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- The Bocuse Restaurant
- Hyde Park, NY Campus
- Recap: The Month of December 2012
- Recap: The Month of November 2012
- Recap: The Month of September 2012
- Students Return from Summer Break
- Recap: The Month of June 2012
- Recap: The Month of May 2012
- Student Activities
- Senior Class Charity Events
- Food, Wine, and (Agri)culture Trips
- Garde Manger
In February, we opened our newest student-staffed dining room, The Bocuse Restaurant. It was designed not just for restaurant patrons, but for the students who will experience it as a “classroom,” learning modern French cuisine and table side preparations in a real restaurant setting.
Whether it’s shooting hoops, wining & dining, or rising to face the competition—the CIA’s New York Campus has a lot going on.
Here at the CIA, December isn’t about final exams and preparing for winter break. With staggered entry dates all year round, CIA students don’t approach exams at the same time. Sure, they’re busy studying, cooking, and baking—but there’s a lot of fun happening too!
Whether it was in the fine dining room, the bakeshop, or the cross country race course, our students were busy last month. Check out some photos of what they were up to.
Many of our bachelor’s degree students were busy this September planning their capstone projects—a charitable dining event. Students were responsible for selecting a theme, planning and costing a menu, marketing to the public, and managing every detail of the evening. And what magnificent evenings they were!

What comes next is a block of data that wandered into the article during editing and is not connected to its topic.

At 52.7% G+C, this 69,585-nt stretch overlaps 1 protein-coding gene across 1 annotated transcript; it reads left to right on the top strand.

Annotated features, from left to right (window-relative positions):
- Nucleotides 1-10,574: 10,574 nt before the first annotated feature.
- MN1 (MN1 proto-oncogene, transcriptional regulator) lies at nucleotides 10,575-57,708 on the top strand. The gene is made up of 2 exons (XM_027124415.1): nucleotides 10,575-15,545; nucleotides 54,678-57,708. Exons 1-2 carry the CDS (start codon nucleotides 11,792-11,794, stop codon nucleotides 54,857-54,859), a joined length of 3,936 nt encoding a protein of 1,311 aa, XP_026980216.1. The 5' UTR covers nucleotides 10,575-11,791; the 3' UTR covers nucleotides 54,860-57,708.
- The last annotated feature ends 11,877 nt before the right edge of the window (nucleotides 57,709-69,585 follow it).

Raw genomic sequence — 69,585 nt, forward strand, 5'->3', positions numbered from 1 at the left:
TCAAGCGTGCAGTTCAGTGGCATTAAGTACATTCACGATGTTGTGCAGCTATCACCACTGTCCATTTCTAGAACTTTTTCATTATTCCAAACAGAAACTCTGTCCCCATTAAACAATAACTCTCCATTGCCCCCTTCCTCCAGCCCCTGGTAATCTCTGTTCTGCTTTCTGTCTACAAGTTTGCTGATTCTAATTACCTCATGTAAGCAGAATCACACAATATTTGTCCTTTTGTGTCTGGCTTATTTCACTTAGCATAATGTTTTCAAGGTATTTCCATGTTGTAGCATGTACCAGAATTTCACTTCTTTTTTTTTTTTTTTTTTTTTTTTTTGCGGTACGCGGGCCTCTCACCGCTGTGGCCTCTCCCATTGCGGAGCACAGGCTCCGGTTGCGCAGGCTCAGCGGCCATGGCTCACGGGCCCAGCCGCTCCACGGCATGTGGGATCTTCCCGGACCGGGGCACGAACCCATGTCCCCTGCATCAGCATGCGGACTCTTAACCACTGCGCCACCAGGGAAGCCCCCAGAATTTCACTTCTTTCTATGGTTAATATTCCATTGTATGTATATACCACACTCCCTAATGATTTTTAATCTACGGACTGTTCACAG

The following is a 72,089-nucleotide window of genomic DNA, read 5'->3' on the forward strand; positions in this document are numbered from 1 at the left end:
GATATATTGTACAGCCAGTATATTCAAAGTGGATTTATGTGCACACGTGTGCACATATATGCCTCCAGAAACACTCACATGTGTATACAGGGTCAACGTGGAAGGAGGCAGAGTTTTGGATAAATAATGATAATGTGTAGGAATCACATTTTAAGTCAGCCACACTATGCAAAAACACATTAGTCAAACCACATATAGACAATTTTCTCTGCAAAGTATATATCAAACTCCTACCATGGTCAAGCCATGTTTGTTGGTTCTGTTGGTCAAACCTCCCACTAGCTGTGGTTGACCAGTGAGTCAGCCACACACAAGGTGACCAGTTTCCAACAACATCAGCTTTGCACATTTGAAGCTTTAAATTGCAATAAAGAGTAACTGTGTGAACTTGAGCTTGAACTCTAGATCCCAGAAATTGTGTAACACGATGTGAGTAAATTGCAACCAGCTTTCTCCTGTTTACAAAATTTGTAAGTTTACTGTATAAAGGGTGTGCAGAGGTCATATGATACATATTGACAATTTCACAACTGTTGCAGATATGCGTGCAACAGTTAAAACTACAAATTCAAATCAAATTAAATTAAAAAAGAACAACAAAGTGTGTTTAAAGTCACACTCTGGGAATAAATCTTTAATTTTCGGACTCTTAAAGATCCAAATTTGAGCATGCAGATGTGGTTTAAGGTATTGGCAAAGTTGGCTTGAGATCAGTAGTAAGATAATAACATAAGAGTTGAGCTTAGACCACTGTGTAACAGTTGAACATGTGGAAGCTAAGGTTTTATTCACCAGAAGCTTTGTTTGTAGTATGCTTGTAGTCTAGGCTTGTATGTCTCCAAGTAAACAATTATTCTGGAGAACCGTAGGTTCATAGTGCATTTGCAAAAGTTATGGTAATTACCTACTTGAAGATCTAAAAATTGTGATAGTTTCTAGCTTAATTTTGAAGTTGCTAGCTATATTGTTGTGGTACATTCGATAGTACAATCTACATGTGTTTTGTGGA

But students still took time to kick back and enjoy themselves at the 21st Annual Chili Cook-Off. With over $2,500 in cash prizes on the line, student teams competed for the approval of the judges and their toughest critics—their classmates!
Students, staff, and faculty returned from summer rested, recharged, and ready to tackle anything!
In June we held our annual Stars & Stripes Weekend, celebrating Independence Day before the start of summer break. Students ran in our 5K, presented their business plans to visiting professionals, and learned about Korean temple food. And we opened our first brand-new townhouse for upperclassmen.
May was a busy and beautiful month here in New York! We had our first-ever Diversity Festival, welcomed visiting chefs, watched student teams compete for prizes, and celebrated a fantastic season by our tennis team.
Throughout the year, the Student Activities Office sponsors a variety of themed events for students, most of which are free of charge. These events take place in the Student Rec Center and throughout campus:
- Deep Freeze Weekend (February)
- Stars & Stripes Weekend (June/July)
- Welcome Back Week (August)
- Chili Cook-Off (September)
- Wicked Weekend (October)
- Chowder Cook-Off (March)
- Pizza Cook-Off (May)
Other events include:
- Band performances
- Coffeehouse events
- Comedy nights
- Hypnotist shows
- Game shows
We also sponsor a variety of off-campus trips at a minimal cost to students. Destinations include:
- Local orchards and farmers markets
- Minnewaska State Park
- New York City
- Outlet malls
- Professional sporting events
- Six Flags Great Adventure
- Ski resorts
- White water rafting, kayaking, and rock climbing